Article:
But I don’t think you can say that to us anymore. Are we even on your list of priorities? My father always says “You are what you do, not what you say.”

Well, what you do makes me cry at night. You grown ups say you love us. But I challenge you, please make your actions reflect your words. Thank you.

More than machinery, we need humanity. More than cleverness, we need kindness and gentleness.

Posted: October 19, 2011 in Quotes
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The purpose of life is to live it, to taste experience to the utmost, to reach out eagerly and without fear for newer and richer experience.

– Eleanor Roosevelt

Posted: October 19, 2011 in Quotes

There is something in a child’s laughter that momentarily mutes the distracting sound of our needless wants. The squeal of delight clears our mind and reveals the shrouded paths of contentment. It brings us back to a place of innocence and boundless joy where once we dwelt.

– Dodinsky

Posted: October 19, 2011 in Quotes

Posted: October 19, 2011 in Quotes
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[Link to book]

Excerpts from Chapter 10: Reformer and Politician

If I should rob you of all you have and then persuade you that what I did is good for you and that you should guard my booty against. others, it would be a very clever trick on my part, wouldn’t it? It would secure me in my stolen possessions. Suppose further that I should also manage to convince you that we must make a rule that no one may touch my stolen wealth and that I may continue to accumulate more in the same manner, and that the arrangement is just and to your own best interests. If such a crazy scheme should be actually carried out, then we’d have the ‘law and order’ of government and capitalism which we have to-day.

It is clear, of course, that laws would have no force if the people did not believe in them and did not obey them. So the first thing to do is to make them believe that laws are ‘necessary and that they are good for them. And it is still better if you can lead them to think that it is they themselves who make the laws. Then they will be willing and anxious to obey them. That’s what is called democracy: to get the people to believe that they are their own rulers and that they themselves pass the laws of their country. That’s the great advantage that a democracy or a republic has over a monarchy. In olden times the business of ruling and robbing the people was much harder and more dangerous. The king or feudal lord had to compel people by force to serve him. He would hire armed bands to make his subjects submit and pay tribute to him. But that was expensive and troublesome. A better way was found by ‘educating’ the populace to believe that they ‘owe’ the king loyalty and faithful service. Governing then became much easier, but still the people knew that the king was their lord and commander. A republic, however, is much safer and more comfortable for the rulers, for there the people imagine that they themselves are the masters. And no matter how exploited and oppressed they are, in a ‘democracy’ they think themselves free and independent.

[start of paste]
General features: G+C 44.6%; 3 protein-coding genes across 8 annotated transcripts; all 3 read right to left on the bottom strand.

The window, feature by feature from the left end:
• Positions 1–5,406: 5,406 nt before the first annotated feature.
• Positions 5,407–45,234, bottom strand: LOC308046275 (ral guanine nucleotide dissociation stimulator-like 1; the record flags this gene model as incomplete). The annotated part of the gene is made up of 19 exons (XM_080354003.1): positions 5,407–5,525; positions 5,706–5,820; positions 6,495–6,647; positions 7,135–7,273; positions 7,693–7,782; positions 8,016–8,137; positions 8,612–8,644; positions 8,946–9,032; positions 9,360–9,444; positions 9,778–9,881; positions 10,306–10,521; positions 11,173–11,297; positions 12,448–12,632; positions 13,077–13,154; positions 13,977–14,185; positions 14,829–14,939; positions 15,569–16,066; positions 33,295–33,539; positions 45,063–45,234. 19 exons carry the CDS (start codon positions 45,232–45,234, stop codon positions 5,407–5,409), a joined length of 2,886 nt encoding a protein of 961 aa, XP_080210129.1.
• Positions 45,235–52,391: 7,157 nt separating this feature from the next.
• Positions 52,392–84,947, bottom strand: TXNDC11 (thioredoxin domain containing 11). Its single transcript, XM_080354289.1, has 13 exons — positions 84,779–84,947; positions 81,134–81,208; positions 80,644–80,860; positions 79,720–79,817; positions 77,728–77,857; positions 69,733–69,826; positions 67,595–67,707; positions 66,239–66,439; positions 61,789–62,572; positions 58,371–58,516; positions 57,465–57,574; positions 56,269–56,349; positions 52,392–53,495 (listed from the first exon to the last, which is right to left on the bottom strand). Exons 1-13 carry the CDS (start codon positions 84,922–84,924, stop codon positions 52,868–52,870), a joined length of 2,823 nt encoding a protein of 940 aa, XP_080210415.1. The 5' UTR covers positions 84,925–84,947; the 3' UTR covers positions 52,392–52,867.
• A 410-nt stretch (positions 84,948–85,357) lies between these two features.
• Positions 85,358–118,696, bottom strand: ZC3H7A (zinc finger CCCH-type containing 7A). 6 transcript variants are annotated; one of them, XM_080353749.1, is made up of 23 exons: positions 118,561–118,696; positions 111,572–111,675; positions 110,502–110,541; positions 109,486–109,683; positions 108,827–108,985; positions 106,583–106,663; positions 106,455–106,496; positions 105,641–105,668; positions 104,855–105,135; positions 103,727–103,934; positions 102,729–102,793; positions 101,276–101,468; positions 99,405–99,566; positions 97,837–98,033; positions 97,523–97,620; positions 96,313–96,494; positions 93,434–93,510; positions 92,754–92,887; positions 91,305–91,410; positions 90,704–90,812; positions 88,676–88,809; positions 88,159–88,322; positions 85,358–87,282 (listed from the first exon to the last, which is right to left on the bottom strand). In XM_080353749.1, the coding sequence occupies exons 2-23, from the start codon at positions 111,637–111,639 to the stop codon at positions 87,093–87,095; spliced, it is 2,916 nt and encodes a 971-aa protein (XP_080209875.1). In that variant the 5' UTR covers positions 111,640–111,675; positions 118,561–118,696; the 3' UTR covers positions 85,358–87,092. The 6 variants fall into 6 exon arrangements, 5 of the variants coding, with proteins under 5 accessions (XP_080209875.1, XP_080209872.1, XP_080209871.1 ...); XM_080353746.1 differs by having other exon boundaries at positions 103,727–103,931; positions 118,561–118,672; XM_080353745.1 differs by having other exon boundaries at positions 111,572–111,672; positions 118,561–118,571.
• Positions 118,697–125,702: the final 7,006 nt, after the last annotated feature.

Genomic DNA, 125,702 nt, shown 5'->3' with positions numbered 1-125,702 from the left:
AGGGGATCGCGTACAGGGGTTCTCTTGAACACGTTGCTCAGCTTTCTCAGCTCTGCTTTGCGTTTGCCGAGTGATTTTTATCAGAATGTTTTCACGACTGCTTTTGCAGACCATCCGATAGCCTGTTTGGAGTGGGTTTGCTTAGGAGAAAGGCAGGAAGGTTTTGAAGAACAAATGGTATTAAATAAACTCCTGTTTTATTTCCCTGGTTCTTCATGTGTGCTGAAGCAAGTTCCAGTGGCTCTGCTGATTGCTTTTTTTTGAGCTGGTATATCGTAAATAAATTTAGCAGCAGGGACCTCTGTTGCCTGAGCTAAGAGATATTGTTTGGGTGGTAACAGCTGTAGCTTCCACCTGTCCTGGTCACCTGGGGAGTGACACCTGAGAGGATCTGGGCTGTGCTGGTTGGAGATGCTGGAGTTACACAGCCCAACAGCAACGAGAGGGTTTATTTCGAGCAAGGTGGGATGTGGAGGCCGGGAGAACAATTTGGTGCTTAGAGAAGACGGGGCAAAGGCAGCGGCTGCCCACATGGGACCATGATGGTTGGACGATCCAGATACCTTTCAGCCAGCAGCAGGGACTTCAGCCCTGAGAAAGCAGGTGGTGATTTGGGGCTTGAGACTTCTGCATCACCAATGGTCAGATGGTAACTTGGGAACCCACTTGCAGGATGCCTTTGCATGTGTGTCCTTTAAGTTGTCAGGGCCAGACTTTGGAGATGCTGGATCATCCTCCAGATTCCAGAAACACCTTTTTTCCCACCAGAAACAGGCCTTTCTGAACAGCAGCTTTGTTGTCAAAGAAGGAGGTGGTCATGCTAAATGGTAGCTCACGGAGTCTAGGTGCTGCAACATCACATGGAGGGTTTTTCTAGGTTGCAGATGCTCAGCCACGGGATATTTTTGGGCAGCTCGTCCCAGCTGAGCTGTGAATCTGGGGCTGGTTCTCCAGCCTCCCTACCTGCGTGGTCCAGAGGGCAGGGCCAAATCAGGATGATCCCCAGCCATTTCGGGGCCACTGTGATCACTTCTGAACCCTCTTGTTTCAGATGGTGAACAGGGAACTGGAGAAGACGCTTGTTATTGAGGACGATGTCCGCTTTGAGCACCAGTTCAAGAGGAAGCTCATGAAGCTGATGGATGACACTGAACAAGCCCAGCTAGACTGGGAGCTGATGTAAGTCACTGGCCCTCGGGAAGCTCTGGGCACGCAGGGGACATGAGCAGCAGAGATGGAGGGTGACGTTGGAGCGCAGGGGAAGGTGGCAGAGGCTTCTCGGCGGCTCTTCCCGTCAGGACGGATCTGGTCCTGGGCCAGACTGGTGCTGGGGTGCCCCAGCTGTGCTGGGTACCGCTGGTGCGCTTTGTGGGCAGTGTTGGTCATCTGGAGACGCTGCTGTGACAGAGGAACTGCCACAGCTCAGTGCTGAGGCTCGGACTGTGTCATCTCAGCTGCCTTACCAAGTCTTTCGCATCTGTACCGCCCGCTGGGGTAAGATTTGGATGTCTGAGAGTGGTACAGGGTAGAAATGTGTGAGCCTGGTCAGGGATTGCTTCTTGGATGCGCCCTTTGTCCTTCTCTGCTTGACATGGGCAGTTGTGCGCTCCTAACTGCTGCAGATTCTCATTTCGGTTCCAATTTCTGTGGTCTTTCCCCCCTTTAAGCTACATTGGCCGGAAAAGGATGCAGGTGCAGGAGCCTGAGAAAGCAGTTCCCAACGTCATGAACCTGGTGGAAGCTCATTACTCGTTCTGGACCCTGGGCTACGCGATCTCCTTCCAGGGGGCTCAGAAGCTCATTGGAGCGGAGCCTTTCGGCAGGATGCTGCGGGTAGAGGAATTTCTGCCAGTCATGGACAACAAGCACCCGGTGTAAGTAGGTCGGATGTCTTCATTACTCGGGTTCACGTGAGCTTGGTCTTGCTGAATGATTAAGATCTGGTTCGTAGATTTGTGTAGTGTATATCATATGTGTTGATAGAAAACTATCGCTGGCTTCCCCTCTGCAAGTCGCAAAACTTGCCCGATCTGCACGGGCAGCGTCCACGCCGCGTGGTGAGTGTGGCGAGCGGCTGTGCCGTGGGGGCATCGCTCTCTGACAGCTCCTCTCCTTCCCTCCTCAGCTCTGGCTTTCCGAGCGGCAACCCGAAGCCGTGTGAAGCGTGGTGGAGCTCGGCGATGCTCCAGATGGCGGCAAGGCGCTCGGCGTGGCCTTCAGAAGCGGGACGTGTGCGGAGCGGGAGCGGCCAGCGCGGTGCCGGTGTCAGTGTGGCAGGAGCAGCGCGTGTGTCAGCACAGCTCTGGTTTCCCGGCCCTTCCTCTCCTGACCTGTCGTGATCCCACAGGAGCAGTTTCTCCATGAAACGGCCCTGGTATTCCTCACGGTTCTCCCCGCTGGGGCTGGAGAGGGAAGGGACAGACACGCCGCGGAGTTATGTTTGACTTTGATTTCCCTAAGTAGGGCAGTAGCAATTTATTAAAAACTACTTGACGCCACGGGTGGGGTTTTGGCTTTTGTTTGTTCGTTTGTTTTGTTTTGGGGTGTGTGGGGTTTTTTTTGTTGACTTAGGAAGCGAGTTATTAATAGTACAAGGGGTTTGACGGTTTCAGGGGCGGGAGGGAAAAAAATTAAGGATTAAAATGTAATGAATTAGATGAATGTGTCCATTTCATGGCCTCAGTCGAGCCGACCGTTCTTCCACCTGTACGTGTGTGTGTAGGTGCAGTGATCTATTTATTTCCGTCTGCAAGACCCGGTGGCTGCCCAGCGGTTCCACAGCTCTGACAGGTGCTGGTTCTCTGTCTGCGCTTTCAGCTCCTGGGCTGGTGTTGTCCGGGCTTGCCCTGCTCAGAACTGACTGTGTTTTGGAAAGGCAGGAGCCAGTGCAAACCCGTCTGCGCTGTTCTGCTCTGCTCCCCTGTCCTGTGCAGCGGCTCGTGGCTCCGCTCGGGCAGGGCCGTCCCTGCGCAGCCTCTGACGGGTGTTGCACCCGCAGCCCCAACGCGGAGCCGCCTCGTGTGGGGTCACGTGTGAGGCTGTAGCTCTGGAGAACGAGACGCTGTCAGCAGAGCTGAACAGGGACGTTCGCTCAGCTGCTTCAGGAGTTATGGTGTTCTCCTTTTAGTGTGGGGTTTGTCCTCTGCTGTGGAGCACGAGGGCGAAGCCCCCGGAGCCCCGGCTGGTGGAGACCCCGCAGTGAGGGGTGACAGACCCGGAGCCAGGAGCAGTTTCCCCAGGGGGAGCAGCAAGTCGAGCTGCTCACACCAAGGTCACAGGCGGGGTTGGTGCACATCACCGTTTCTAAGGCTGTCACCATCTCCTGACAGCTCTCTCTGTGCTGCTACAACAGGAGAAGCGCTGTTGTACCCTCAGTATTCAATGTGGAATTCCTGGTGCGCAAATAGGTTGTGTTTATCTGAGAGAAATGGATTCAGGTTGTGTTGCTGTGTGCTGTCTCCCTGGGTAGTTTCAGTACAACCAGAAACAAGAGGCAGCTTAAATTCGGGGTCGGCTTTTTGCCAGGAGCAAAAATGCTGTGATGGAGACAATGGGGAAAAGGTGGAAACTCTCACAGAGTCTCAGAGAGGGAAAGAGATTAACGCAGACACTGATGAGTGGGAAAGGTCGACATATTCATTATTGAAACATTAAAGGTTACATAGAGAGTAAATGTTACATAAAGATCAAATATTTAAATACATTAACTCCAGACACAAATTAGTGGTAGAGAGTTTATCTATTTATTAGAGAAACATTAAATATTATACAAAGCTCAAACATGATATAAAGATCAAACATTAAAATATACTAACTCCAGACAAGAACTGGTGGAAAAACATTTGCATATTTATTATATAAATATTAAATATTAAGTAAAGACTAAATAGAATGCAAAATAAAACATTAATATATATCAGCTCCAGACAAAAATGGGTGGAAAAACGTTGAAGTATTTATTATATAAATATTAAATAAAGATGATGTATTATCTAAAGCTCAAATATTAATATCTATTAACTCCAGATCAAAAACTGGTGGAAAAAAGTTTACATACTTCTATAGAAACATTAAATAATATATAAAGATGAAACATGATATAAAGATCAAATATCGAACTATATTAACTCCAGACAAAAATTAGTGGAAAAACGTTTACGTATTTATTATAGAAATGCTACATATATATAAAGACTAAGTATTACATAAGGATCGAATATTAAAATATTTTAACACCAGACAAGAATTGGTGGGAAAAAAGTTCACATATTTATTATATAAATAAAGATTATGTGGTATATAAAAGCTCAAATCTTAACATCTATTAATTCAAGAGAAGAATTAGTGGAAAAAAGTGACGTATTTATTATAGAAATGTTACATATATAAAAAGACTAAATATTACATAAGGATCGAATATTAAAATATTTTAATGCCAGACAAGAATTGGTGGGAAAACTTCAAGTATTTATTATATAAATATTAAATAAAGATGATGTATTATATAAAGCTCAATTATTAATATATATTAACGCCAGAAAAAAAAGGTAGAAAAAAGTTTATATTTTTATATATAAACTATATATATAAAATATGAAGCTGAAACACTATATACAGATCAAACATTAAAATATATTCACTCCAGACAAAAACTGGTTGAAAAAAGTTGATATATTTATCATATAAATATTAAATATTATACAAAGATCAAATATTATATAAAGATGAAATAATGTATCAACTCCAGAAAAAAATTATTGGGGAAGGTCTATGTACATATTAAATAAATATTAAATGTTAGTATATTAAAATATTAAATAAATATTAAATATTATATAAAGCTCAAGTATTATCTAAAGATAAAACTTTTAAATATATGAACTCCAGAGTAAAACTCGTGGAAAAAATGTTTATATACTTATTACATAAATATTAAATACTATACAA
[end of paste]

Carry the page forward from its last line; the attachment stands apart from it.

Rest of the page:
That is why the average workingman in the United States, for instance, considers himself a sovereign citizen, though he has no more to say about the running of his country than the starved peasant in Russia had under the Tsar. He thinks he is free, while in fact he is only a wage slave. He believes he enjoys ‘liberty for the pursuit of happiness’, while his days, weeks and years, and his whole life, are mortgaged to the boss in the mine or factory.

The people under a tyranny know they are enslaved and sometimes they revolt. The people of America are in bondage and don’t know it. That is why there are no revolutions in America.

Modern capitalism is wise. It knows that it prospers best under ‘democratic’ institutions, with the people electing their own representatives to the lawmaking bodies, and indirectly casting a vote even for the president. The capitalist masters do not care how or for whom you vote, whether it be the Republican or the Democratic ticket. What difference is it to them? Whoever you elect, he will legislate in favor of ‘law and order,’ to protect things as they are. The main concern of the powers that be is that the people should continue to believe in and uphold the existing system. That is why they spend millions for the schools, colleges, and universities which ‘educate’ you to believe in capitalism and government. Politics and politicians, governors and law-makers are only their puppets. They will see to it that no legislation is passed against their interests. Now and then they will make a show of fighting certain laws and favoring others, else the game would lose its interest for you. But whatever laws there be, the masters will take care that they shouldn’t hurt their business, and their well-paid lawyers know how to turn every law to the benefit of the Big Interests, as daily experience proves.